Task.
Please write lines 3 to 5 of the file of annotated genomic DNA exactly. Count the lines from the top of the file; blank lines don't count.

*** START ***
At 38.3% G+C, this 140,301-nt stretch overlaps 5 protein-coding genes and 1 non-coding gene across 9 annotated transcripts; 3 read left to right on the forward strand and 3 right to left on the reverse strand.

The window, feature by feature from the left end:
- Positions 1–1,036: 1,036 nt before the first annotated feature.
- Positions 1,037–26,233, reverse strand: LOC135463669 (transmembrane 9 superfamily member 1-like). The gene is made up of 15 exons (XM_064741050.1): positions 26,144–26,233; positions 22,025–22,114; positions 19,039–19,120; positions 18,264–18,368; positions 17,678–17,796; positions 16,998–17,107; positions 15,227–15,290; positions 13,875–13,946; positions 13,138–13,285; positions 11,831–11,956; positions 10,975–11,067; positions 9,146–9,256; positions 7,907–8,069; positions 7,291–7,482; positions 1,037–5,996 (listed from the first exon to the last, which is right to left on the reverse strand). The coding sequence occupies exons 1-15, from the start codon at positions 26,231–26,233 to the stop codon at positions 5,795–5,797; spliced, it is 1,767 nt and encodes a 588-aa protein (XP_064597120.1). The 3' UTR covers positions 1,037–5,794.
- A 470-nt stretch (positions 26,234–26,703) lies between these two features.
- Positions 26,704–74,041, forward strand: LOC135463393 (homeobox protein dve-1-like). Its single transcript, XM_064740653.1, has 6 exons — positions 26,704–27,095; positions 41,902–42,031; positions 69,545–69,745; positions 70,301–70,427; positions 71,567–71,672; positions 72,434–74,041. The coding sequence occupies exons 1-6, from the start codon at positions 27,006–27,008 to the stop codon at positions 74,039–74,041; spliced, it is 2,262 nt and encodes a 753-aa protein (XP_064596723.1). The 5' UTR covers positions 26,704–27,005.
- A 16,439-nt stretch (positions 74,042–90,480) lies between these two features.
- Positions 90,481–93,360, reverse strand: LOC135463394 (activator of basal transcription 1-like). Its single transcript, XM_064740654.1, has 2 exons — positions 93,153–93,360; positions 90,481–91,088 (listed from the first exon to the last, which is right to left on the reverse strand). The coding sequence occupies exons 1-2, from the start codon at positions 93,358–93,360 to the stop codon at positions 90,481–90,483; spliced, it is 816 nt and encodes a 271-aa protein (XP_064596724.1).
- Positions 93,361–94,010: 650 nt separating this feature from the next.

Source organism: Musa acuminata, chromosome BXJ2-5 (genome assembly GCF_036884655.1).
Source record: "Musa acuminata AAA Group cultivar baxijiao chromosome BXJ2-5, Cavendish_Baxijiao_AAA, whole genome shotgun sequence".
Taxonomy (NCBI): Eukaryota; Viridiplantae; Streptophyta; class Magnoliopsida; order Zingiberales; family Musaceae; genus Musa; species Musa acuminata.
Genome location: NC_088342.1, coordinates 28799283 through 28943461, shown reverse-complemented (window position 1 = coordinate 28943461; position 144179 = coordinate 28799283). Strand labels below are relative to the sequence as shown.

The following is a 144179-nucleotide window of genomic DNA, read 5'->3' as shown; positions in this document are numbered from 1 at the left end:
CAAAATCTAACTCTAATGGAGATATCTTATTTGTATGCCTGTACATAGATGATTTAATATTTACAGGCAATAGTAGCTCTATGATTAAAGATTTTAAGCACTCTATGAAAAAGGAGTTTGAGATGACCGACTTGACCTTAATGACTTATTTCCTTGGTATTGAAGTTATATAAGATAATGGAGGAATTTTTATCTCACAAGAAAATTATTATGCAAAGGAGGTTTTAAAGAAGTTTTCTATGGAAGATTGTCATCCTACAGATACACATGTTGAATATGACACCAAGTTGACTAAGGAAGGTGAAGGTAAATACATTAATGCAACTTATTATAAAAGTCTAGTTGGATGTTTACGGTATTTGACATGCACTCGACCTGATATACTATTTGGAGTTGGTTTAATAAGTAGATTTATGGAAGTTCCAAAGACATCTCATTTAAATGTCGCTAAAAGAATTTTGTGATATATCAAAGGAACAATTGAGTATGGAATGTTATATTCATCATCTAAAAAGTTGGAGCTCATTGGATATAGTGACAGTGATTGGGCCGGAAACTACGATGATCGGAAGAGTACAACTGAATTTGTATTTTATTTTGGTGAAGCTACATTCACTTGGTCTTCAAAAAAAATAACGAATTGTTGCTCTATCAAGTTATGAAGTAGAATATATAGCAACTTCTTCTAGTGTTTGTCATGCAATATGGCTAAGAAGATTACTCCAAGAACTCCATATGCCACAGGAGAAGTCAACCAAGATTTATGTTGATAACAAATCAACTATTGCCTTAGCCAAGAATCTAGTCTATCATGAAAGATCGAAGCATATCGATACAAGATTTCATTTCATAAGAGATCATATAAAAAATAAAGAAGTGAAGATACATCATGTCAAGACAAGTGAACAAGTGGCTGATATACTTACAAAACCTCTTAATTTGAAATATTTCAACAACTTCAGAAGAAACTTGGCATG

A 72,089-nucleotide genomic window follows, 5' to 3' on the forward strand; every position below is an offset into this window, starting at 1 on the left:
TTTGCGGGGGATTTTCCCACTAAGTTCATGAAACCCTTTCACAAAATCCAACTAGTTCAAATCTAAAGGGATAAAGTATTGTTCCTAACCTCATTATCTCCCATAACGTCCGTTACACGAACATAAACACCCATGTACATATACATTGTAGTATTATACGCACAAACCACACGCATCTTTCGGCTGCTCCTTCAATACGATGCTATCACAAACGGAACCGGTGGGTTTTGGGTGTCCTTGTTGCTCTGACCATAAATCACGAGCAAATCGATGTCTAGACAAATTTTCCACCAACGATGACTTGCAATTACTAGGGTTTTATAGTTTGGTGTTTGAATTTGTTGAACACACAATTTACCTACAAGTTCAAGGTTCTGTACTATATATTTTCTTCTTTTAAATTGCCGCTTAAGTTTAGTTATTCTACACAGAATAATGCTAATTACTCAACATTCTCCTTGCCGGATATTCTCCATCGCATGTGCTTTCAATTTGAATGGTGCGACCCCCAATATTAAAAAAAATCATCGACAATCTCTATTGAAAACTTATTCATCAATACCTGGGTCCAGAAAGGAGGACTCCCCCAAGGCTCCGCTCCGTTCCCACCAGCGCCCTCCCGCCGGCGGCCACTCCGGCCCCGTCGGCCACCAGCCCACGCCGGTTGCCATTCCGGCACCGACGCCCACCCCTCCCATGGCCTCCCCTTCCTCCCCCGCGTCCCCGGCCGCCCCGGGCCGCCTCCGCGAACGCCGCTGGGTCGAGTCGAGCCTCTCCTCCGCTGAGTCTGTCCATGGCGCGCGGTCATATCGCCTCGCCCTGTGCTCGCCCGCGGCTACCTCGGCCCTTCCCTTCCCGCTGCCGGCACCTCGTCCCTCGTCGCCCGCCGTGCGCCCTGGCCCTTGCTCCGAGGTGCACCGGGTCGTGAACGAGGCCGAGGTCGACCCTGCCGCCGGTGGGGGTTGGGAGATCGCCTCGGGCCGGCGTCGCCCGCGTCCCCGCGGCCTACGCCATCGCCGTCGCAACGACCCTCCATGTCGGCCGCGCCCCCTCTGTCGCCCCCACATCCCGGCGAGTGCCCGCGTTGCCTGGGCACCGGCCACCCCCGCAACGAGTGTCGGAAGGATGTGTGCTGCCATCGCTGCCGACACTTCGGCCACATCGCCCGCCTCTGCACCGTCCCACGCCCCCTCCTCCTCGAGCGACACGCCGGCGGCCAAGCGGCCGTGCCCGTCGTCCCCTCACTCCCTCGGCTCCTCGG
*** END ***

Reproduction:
- Positions 1–1,036: 1,036 nt before the first annotated feature.
- Positions 1,037–26,233, reverse strand: LOC135463669 (transmembrane 9 superfamily member 1-like). The gene is made up of 15 exons (XM_064741050.1): positions 26,144–26,233; positions 22,025–22,114; positions 19,039–19,120; positions 18,264–18,368; positions 17,678–17,796; positions 16,998–17,107; positions 15,227–15,290; positions 13,875–13,946; positions 13,138–13,285; positions 11,831–11,956; positions 10,975–11,067; positions 9,146–9,256; positions 7,907–8,069; positions 7,291–7,482; positions 1,037–5,996 (listed from the first exon to the last, which is right to left on the reverse strand). The coding sequence occupies exons 1-15, from the start codon at positions 26,231–26,233 to the stop codon at positions 5,795–5,797; spliced, it is 1,767 nt and encodes a 588-aa protein (XP_064597120.1). The 3' UTR covers positions 1,037–5,794.
- A 470-nt stretch (positions 26,234–26,703) lies between these two features.